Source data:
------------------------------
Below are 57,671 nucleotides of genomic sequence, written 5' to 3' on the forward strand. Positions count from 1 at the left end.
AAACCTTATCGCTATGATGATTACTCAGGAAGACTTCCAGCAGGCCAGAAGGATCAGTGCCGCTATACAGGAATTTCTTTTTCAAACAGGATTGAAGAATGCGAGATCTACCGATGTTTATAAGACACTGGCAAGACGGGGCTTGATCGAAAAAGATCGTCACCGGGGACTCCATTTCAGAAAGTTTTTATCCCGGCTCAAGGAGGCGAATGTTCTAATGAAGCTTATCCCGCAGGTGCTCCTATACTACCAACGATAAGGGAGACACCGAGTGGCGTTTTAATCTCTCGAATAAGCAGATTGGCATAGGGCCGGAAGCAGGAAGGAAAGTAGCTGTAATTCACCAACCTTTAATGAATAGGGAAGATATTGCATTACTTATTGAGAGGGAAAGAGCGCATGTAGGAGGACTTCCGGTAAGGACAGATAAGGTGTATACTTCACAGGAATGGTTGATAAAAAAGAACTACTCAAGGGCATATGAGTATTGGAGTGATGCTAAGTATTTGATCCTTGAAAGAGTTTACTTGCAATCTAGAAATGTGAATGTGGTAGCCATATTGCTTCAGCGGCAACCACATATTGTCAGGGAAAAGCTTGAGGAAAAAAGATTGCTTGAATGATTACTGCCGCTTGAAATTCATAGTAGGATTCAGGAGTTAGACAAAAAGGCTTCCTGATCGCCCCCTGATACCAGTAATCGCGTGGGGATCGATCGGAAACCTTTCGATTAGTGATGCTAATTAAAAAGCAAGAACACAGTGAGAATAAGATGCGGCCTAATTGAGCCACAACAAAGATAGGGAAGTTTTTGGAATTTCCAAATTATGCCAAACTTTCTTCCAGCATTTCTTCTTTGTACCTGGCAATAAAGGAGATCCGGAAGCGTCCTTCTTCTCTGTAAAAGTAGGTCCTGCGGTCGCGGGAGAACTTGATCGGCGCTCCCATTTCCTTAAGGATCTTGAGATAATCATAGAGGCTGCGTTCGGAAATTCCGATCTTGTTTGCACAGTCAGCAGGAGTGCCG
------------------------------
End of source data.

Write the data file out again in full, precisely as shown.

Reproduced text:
Below are 57,671 nucleotides of genomic sequence, written 5' to 3' on the forward strand. Positions count from 1 at the left end.
AAACCTTATCGCTATGATGATTACTCAGGAAGACTTCCAGCAGGCCAGAAGGATCAGTGCCGCTATACAGGAATTTCTTTTTCAAACAGGATTGAAGAATGCGAGATCTACCGATGTTTATAAGACACTGGCAAGACGGGGCTTGATCGAAAAAGATCGTCACCGGGGACTCCATTTCAGAAAGTTTTTATCCCGGCTCAAGGAGGCGAATGTTCTAATGAAGCTTATCCCGCAGGTGCTCCTATACTACCAACGATAAGGGAGACACCGAGTGGCGTTTTAATCTCTCGAATAAGCAGATTGGCATAGGGCCGGAAGCAGGAAGGAAAGTAGCTGTAATTCACCAACCTTTAATGAATAGGGAAGATATTGCATTACTTATTGAGAGGGAAAGAGCGCATGTAGGAGGACTTCCGGTAAGGACAGATAAGGTGTATACTTCACAGGAATGGTTGATAAAAAAGAACTACTCAAGGGCATATGAGTATTGGAGTGATGCTAAGTATTTGATCCTTGAAAGAGTTTACTTGCAATCTAGAAATGTGAATGTGGTAGCCATATTGCTTCAGCGGCAACCACATATTGTCAGGGAAAAGCTTGAGGAAAAAAGATTGCTTGAATGATTACTGCCGCTTGAAATTCATAGTAGGATTCAGGAGTTAGACAAAAAGGCTTCCTGATCGCCCCCTGATACCAGTAATCGCGTGGGGATCGATCGGAAACCTTTCGATTAGTGATGCTAATTAAAAAGCAAGAACACAGTGAGAATAAGATGCGGCCTAATTGAGCCACAACAAAGATAGGGAAGTTTTTGGAATTTCCAAATTATGCCAAACTTTCTTCCAGCATTTCTTCTTTGTACCTGGCAATAAAGGAGATCCGGAAGCGTCCTTCTTCTCTGTAAAAGTAGGTCCTGCGGTCGCGGGAGAACTTGATCGGCGCTCCCATTTCCTTAAGGATCTTGAGATAATCATAGAGGCTGCGTTCGGAAATTCCGATCTTGTTTGCACAGTCAGCAGGAGTGCCG